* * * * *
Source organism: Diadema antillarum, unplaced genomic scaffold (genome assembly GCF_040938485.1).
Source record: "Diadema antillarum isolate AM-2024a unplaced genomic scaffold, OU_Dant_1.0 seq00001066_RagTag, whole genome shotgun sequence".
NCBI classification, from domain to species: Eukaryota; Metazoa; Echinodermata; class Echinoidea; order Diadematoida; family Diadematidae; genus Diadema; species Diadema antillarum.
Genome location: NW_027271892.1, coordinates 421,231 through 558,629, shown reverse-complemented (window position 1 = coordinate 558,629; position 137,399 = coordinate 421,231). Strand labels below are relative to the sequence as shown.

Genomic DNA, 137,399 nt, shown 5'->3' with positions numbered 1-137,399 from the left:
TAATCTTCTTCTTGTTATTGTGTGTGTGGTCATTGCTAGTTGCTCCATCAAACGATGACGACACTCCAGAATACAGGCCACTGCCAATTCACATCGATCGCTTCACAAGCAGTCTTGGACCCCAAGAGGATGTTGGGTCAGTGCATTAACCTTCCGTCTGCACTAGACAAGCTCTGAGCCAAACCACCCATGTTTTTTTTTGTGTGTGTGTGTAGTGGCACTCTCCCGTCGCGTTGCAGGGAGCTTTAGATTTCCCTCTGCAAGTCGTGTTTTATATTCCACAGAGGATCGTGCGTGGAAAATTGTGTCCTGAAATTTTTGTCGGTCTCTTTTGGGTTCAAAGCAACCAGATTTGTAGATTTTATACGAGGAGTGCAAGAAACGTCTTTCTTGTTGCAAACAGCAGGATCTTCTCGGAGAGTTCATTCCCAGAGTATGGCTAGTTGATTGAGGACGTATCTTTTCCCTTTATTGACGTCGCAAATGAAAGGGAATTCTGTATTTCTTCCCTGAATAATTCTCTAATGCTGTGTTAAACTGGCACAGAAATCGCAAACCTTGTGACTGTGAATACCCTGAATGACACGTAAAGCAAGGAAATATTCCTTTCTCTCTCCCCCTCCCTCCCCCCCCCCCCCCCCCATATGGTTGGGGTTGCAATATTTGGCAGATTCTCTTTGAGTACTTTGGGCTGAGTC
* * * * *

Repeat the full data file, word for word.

Source organism: Diadema antillarum, unplaced genomic scaffold (genome assembly GCF_040938485.1).
Source record: "Diadema antillarum isolate AM-2024a unplaced genomic scaffold, OU_Dant_1.0 seq00001066_RagTag, whole genome shotgun sequence".
NCBI classification, from domain to species: Eukaryota; Metazoa; Echinodermata; class Echinoidea; order Diadematoida; family Diadematidae; genus Diadema; species Diadema antillarum.
Genome location: NW_027271892.1, coordinates 421,231 through 558,629, shown reverse-complemented (window position 1 = coordinate 558,629; position 137,399 = coordinate 421,231). Strand labels below are relative to the sequence as shown.

Genomic DNA, 137,399 nt, shown 5'->3' with positions numbered 1-137,399 from the left:
TAATCTTCTTCTTGTTATTGTGTGTGTGGTCATTGCTAGTTGCTCCATCAAACGATGACGACACTCCAGAATACAGGCCACTGCCAATTCACATCGATCGCTTCACAAGCAGTCTTGGACCCCAAGAGGATGTTGGGTCAGTGCATTAACCTTCCGTCTGCACTAGACAAGCTCTGAGCCAAACCACCCATGTTTTTTTTTGTGTGTGTGTGTAGTGGCACTCTCCCGTCGCGTTGCAGGGAGCTTTAGATTTCCCTCTGCAAGTCGTGTTTTATATTCCACAGAGGATCGTGCGTGGAAAATTGTGTCCTGAAATTTTTGTCGGTCTCTTTTGGGTTCAAAGCAACCAGATTTGTAGATTTTATACGAGGAGTGCAAGAAACGTCTTTCTTGTTGCAAACAGCAGGATCTTCTCGGAGAGTTCATTCCCAGAGTATGGCTAGTTGATTGAGGACGTATCTTTTCCCTTTATTGACGTCGCAAATGAAAGGGAATTCTGTATTTCTTCCCTGAATAATTCTCTAATGCTGTGTTAAACTGGCACAGAAATCGCAAACCTTGTGACTGTGAATACCCTGAATGACACGTAAAGCAAGGAAATATTCCTTTCTCTCTCCCCCTCCCTCCCCCCCCCCCCCCCCCATATGGTTGGGGTTGCAATATTTGGCAGATTCTCTTTGAGTACTTTGGGCTGAGTC